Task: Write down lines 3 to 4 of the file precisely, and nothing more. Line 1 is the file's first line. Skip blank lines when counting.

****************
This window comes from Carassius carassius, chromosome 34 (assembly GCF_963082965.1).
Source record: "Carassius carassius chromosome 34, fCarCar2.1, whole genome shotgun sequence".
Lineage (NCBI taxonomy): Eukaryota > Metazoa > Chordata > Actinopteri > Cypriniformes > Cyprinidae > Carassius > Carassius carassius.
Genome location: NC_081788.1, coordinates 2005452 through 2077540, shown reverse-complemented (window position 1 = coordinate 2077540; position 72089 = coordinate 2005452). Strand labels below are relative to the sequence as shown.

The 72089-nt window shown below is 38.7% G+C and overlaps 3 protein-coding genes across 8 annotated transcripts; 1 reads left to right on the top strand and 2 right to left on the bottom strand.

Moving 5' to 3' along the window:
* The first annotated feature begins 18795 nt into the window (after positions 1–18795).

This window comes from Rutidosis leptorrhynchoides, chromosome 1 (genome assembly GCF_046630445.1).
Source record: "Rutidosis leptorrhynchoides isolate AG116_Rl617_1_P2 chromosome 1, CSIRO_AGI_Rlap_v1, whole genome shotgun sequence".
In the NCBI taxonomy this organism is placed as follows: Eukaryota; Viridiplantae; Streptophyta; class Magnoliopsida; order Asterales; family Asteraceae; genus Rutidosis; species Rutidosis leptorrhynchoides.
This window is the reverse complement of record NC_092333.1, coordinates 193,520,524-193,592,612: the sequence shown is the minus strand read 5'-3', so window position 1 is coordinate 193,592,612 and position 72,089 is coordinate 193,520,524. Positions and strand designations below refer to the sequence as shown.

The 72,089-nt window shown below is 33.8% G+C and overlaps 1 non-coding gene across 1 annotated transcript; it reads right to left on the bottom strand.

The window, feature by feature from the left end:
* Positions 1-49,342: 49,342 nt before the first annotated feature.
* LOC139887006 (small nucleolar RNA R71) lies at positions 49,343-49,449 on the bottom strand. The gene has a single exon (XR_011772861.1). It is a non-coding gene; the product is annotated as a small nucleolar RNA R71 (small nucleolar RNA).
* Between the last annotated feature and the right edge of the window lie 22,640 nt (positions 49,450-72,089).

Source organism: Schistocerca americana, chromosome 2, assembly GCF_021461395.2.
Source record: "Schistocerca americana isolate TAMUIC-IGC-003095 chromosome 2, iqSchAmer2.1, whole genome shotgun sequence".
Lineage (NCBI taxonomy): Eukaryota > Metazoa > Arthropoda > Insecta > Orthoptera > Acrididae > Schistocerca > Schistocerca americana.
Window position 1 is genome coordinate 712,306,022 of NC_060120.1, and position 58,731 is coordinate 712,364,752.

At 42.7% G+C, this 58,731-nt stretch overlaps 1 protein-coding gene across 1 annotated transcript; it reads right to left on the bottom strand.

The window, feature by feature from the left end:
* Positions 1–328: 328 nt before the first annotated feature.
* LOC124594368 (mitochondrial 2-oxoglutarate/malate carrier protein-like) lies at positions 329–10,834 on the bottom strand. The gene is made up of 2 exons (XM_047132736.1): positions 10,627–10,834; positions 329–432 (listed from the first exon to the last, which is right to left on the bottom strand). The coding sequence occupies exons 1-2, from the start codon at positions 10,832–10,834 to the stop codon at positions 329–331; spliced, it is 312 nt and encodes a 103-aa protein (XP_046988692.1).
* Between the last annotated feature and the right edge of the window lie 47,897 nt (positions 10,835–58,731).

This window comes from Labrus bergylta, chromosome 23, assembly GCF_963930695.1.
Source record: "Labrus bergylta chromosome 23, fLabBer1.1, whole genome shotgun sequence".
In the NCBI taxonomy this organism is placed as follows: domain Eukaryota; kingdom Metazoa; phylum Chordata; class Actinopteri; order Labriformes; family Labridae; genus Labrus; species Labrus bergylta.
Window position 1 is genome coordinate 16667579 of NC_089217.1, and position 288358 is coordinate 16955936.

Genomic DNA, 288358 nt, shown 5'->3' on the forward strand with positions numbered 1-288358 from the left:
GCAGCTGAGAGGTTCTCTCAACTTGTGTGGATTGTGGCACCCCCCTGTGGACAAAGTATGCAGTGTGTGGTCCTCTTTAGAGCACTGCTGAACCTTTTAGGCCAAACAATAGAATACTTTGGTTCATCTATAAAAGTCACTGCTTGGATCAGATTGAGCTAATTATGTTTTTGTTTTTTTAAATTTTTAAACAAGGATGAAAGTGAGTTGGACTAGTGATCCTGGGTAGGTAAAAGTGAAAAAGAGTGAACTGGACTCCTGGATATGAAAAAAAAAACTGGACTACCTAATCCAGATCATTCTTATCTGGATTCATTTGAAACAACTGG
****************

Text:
Lineage (NCBI taxonomy): Eukaryota > Metazoa > Chordata > Actinopteri > Cypriniformes > Cyprinidae > Carassius > Carassius carassius.
Genome location: NC_081788.1, coordinates 2005452 through 2077540, shown reverse-complemented (window position 1 = coordinate 2077540; position 72089 = coordinate 2005452). Strand labels below are relative to the sequence as shown.